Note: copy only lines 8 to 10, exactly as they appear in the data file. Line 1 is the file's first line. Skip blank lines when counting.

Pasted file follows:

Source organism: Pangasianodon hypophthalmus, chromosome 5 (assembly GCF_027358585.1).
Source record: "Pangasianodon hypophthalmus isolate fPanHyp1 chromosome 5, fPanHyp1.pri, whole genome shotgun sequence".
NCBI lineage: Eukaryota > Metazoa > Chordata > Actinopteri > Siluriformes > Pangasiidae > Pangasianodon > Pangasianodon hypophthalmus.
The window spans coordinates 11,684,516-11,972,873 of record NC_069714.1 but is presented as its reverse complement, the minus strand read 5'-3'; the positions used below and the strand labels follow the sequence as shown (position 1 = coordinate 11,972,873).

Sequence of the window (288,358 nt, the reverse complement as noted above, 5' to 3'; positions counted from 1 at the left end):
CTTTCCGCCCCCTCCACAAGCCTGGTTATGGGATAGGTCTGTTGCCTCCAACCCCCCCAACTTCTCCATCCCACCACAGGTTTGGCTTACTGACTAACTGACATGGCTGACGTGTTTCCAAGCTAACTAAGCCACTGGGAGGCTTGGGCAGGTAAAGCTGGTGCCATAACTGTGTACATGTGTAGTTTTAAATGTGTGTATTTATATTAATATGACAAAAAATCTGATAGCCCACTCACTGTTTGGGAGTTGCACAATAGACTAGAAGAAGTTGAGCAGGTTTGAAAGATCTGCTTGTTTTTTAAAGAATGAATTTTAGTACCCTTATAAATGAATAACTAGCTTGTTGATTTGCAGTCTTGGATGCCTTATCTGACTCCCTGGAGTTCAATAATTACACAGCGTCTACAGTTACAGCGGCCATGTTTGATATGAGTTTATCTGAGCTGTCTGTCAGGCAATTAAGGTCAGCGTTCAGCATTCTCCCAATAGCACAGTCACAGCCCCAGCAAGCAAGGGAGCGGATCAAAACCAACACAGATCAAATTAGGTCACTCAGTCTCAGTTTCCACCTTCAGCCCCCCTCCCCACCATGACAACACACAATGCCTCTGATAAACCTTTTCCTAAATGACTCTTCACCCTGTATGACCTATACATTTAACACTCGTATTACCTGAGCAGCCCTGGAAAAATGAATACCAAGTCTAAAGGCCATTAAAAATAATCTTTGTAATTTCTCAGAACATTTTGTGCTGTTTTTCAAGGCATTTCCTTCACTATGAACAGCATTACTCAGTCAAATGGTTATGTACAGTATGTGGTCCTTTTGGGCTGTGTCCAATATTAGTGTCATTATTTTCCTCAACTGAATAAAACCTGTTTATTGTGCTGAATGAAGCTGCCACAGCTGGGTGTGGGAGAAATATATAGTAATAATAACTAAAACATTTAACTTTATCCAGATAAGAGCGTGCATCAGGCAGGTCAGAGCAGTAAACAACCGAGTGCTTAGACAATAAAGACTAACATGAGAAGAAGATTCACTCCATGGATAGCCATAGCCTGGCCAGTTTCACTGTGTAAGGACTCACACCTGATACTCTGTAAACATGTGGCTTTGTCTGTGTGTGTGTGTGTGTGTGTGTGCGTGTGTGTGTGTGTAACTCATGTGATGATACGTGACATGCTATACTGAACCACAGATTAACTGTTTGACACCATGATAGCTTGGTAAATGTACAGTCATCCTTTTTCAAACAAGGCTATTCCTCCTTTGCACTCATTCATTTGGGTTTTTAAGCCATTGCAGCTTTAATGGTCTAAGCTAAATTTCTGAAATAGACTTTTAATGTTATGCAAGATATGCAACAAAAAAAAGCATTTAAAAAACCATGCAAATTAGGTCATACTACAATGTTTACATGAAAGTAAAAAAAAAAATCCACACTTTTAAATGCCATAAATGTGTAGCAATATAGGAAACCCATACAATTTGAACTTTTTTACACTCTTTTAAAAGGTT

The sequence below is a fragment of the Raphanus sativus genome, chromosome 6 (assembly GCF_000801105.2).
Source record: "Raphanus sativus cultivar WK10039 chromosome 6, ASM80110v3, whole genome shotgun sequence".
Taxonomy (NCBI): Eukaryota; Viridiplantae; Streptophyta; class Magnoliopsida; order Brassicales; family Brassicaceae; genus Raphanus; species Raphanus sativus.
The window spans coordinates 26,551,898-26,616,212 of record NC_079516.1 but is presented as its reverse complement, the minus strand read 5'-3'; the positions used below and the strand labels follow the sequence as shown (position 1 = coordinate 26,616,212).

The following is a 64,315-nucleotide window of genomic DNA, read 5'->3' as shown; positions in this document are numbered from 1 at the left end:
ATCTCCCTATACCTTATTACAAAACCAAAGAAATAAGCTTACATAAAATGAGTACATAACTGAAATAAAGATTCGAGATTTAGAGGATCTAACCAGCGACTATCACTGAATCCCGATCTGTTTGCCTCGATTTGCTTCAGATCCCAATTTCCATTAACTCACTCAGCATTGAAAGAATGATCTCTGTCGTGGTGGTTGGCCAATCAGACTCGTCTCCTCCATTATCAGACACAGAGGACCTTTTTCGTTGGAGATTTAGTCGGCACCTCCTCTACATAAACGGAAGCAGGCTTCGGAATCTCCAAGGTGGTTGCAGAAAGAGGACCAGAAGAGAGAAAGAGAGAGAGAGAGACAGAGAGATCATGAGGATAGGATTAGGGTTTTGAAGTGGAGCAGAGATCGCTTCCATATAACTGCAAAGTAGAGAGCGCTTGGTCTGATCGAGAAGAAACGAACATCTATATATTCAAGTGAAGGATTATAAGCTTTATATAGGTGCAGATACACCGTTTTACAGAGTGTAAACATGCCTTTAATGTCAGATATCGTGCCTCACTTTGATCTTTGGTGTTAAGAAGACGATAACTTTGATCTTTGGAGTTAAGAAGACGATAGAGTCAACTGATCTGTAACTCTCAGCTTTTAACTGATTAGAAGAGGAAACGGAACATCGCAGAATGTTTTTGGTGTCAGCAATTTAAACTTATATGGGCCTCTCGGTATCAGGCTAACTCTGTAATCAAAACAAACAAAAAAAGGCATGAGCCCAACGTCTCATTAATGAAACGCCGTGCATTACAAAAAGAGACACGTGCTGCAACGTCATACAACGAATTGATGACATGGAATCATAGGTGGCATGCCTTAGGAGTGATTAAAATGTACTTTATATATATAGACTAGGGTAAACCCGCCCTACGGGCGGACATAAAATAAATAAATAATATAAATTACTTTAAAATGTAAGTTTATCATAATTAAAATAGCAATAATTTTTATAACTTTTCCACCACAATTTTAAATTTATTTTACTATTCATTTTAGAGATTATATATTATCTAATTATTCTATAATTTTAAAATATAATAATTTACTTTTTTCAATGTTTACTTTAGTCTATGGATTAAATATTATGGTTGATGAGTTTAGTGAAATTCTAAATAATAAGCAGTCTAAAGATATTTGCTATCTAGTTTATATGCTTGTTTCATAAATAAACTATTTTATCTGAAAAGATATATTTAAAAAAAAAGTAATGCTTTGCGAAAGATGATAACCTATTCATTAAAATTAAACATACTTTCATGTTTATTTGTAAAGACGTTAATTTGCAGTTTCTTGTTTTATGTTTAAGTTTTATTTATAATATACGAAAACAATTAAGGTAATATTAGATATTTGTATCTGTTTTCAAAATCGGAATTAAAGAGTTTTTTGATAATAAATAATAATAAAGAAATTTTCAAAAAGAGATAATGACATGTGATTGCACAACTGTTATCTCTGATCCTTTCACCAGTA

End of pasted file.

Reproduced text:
Source record: "Raphanus sativus cultivar WK10039 chromosome 6, ASM80110v3, whole genome shotgun sequence".
Taxonomy (NCBI): Eukaryota; Viridiplantae; Streptophyta; class Magnoliopsida; order Brassicales; family Brassicaceae; genus Raphanus; species Raphanus sativus.
The window spans coordinates 26,551,898-26,616,212 of record NC_079516.1 but is presented as its reverse complement, the minus strand read 5'-3'; the positions used below and the strand labels follow the sequence as shown (position 1 = coordinate 26,616,212).